SKIN Anatomy EPIDERMIS – the outer thinner portion which is composed of epithelial tissue ◦ Keratinocytes – produce the protein keratin that helps waterproof and protect the skin and underlying tissues. It is the major epidermal cell. ◦ Melanocytes – produces the pigment melanin – a brown-black pigment that contributes to skin color and absorbs ultraviolet (UV) light from the sun. ◦ Langerhans cell – interacts with white blood cells called Helper-T cells in immune responses, and are easily damaged by UV radiation. ◦ Merkel cell – located on the deepest layer of epidermis (Stratum Basale). It make contact with the ending of a sensory neuron, and are thought to function in the sensation of touch.
Layers of the Epidermis Stratum Corneum ◦ consists of 25 to 30 rows of dead cells, completely filled with keratin. Cells on this layers are continuously shed and replaced by cells from deeper strata. It serves as an effective barrier against light and heat waves, bacteria and many chemicals. Stratum Lucidum ◦ usually not present on hairy skin, only the thick skin of the palm and soles has this layer. It contains intermediate substance that was formed from keratohyalin which continually transformed to keratin. Stratum Granulosum ◦ develops keratohyalin – the precursor of keratin. Stratum Spinosum ◦ tightly joins the lower and upper layer together. Stratum Basale ◦ capable of continued cells division; produces stem cells that produce and multiply melanocytes and keratinocytes, which push up toward the surface and become part of the more superficial layer.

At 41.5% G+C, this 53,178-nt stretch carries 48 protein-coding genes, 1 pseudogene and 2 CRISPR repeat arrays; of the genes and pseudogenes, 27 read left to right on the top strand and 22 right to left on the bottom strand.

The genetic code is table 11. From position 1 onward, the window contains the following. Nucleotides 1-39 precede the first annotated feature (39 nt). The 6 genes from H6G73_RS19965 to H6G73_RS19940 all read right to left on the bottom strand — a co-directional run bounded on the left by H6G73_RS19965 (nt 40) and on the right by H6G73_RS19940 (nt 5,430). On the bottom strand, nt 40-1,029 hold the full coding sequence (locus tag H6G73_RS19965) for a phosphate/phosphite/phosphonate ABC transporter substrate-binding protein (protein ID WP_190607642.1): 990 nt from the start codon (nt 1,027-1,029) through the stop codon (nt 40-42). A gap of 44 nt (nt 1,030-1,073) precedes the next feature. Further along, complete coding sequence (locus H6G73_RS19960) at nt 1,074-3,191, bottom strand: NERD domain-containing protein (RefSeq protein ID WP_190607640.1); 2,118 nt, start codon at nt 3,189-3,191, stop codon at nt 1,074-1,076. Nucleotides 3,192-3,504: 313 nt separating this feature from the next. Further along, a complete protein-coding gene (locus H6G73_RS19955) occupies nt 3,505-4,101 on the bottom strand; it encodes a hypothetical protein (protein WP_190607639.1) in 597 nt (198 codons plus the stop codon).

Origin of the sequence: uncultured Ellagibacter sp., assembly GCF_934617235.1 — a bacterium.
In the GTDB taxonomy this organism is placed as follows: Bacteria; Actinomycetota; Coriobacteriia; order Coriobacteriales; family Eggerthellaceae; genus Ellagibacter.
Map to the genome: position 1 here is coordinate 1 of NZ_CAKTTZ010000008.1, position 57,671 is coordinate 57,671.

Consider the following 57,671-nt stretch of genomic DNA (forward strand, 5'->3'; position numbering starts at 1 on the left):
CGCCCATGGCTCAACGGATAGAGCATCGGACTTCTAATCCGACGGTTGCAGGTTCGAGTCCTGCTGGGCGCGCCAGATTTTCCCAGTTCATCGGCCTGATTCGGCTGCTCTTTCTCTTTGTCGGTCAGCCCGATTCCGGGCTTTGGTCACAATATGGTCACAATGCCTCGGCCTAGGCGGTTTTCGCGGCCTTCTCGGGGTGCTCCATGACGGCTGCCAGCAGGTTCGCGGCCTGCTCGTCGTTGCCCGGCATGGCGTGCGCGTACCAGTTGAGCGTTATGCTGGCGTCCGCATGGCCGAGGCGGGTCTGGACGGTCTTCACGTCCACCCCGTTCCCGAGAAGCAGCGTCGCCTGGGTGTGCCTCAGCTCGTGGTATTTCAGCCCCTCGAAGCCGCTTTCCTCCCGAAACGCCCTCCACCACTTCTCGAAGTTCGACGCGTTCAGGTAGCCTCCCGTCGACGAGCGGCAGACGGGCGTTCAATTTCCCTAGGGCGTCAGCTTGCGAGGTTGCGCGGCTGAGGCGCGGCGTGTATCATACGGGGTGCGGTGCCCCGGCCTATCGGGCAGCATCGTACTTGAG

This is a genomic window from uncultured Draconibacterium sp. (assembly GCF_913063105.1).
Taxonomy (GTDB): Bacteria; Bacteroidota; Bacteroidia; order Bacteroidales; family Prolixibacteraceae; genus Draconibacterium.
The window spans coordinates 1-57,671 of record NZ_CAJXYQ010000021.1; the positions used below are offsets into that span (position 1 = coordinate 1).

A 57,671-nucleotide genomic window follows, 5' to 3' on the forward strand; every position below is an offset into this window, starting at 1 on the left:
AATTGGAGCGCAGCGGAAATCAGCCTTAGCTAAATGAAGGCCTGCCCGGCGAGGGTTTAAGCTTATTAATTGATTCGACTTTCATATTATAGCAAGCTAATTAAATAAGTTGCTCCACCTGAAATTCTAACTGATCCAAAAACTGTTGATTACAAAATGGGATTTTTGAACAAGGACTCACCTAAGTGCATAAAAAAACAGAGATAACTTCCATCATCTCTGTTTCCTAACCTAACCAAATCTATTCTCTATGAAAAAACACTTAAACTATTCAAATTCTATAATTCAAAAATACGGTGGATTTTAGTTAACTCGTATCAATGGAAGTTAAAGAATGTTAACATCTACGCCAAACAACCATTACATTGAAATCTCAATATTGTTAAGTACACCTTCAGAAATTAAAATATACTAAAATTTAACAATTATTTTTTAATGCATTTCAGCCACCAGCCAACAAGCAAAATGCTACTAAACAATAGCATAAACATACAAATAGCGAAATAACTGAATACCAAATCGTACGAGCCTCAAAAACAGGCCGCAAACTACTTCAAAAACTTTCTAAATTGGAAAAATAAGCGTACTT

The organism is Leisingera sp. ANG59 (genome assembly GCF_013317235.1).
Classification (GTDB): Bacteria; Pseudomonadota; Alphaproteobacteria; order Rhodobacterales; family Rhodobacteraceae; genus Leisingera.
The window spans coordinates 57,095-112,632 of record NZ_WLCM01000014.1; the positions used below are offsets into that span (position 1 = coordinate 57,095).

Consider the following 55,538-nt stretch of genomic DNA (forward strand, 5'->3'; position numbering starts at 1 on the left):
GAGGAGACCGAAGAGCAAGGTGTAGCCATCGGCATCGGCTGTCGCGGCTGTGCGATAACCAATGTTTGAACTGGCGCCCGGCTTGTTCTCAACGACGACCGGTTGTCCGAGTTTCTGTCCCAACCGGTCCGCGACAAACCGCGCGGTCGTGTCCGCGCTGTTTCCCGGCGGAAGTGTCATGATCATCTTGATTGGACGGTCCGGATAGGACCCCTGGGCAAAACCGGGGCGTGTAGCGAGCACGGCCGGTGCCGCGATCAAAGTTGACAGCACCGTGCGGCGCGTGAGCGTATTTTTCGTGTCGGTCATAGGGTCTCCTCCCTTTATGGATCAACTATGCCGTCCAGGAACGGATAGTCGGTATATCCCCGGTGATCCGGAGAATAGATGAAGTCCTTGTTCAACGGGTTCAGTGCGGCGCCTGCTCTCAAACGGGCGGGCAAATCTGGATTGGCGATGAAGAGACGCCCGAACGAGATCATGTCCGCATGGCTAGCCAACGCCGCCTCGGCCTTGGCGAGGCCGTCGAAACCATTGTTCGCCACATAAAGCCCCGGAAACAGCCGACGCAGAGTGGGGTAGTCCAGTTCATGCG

SKIN Anatomy DERMIS – composed of connective tissue containing collagen and elastic fibers. It varies in thickness, very thick in the palms and soles, and very thin in the eye lid and other parts of the body. ◦ Fibroblasts – cell that produces collagen and elastic fibers. ◦ Macrophages – cell of the lymphatic which fights bacteria. ◦ Adipocytes – cells that make up the adepose tissue